When the UFC announced their huge deal with Fox it came with a great sense of accomplishment. This was MMA finally hitting the big time, without a doubt it was a huge opportunity. Amidst all of the high-fiving and bro-hugging, however, questions lurked. Most fans assumed it meant more UFC cards...but I'm sure some were concerned about just how it would shake out. With Dana White's talk of '34 events', some had to be concerned if there would be an increase in the number of Pay Per View events we'd be expected to buy, or if the PPV number would stay the same, while having a load of extra shows thrown on top of that.
To become a 'mainstream' sport that everyone watches, you can't charge the fanbase 50$ a month, sometimes twice a month to see half of the content. That's the type of strategy that ultimately puts a cap on growth.
Luckily, judging from the schedule so far...the UFC seems to be trending towards what plenty of fans, myself included, thought would be the better move for long term growth: More free events, fewer Pay Per Views. Breakdown beloy
Part One: More Free Events
In 2011, as far as free UFC events went, we were given a grand total of 11 free cards. This broke down to 6 on Spike(3 Fight Nights, 2 Ultimate Finales, and 1 numbered event) 4 on Versus and 1 on Fox.
In addition to that, we were given 16 Televised Preliminary specials, this broke down to 13 2-fight, 1 hour segments on Spike and 3 3-4 fight segments on Ion
In 2012, we are going to get a total of 18 free cards. This breaks down to 8 on FX(6 Fight Nights and 2 Ultimate Finales) 6 on Fuel, and 4 on Fox.
On the matter of prelims, it seems that every Fox, PPV, and FX event will be getting a televised prelim special. Fox and FX cards have prelim specials on Fuel, while Pay Per Views have prelim specials on FX. So essentially, every card that isn't on Fuel gets televised prelims. On top of that, instead of the 1 hour 2-fight length of Spike prelims, FX prelim specials run double, 4 fights across 2 hours.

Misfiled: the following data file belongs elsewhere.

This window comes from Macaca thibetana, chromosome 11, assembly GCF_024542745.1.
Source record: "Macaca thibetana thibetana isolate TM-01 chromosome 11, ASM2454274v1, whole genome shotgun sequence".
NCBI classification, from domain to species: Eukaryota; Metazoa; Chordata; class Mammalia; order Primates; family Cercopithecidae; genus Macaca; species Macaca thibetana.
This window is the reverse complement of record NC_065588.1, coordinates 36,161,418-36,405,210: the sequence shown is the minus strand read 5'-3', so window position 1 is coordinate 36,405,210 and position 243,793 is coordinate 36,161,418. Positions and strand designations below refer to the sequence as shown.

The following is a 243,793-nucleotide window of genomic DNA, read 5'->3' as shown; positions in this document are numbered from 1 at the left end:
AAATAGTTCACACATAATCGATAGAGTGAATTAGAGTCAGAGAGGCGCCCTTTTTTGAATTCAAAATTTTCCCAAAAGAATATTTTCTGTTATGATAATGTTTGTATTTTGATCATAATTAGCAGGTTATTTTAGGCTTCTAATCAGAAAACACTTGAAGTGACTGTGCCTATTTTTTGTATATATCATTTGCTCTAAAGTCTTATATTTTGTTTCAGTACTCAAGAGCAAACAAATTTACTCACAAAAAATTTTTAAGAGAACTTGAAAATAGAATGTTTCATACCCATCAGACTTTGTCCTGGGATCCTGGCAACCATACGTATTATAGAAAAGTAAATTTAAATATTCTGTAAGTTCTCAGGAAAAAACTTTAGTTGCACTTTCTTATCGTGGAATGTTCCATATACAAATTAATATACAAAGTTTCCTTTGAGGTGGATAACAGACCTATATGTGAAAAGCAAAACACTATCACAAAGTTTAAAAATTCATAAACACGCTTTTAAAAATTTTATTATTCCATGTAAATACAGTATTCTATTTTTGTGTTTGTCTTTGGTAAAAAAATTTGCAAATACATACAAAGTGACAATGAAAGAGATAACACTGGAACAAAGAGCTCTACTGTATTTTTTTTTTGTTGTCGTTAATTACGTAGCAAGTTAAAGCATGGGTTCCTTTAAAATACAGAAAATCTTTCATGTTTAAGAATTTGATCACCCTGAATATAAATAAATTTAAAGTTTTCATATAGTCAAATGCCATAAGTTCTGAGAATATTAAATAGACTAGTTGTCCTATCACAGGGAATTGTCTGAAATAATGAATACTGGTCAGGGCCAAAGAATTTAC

So going forward, we'll have a marked increase in the number of free events and a large increase in the number of free, televised preliminary fights. The more free fights there are on TV, the more chances of a great fight catching the eyes of more people.
Part Two: Fewer Pay Per Views
This really is the most important part. More free UFC cards will always be great...but fans are still out just as much money if we are shelling out just as many times as usual for PPVs in a year. More free content makes the percentage of 'bought' UFC content less...but the raw numbers of how much money fans spend would still ultimately be the same.
But looking at the layout of the first five months, it seems like the UFC might be starting to scale back their PPVs.
From January-May of 2011, there were 6 PPVs in 5 months. 1 in January, 2 in February, 1 in March, 1 in April, and 1 in May.
In the same time-frame in 2012, there will be 5 PPVs in 5 months. 1 in Jan, 2 in Feb, 0 in March, 1 in April, and 1 in May.
Of course, the UFC may overload the schedule later and make up for the 'lost PPV' but I happen to think they won't. On top of that, plenty of people might say 'wow, 1 less PPV isn't that big of a deal dude'...but extrapolate it over 12 months. Last year, there were 16 PPVs in 12 months...that's 1 1/3rd a month. Could you imagine if that number was down to 12? The UFC is on pace to average 1 PPV a month this year.
This is absolutely a good thing. For starters, the pockets of the devoted fans are pinched a bit less. But beyond that, the buying customers have less PPVs to choose from, plenty of people likely pick and choose which PPVs are worth buying. When there are less PPVs to divide the cash amongst, there is a greater chance of more fans who buy EVERY PPV...increasing the base number is more important than squeezing what you can from viewers with more paid events.
I for one am happy going forward knowing that the UFC might be giving the MMA community more and asking for less over the next 7 years.
The FanPosts are solely the subjective opinions of Bloody Elbow readers and do not necessarily reflect the views of Bloody Elbow editors or staff.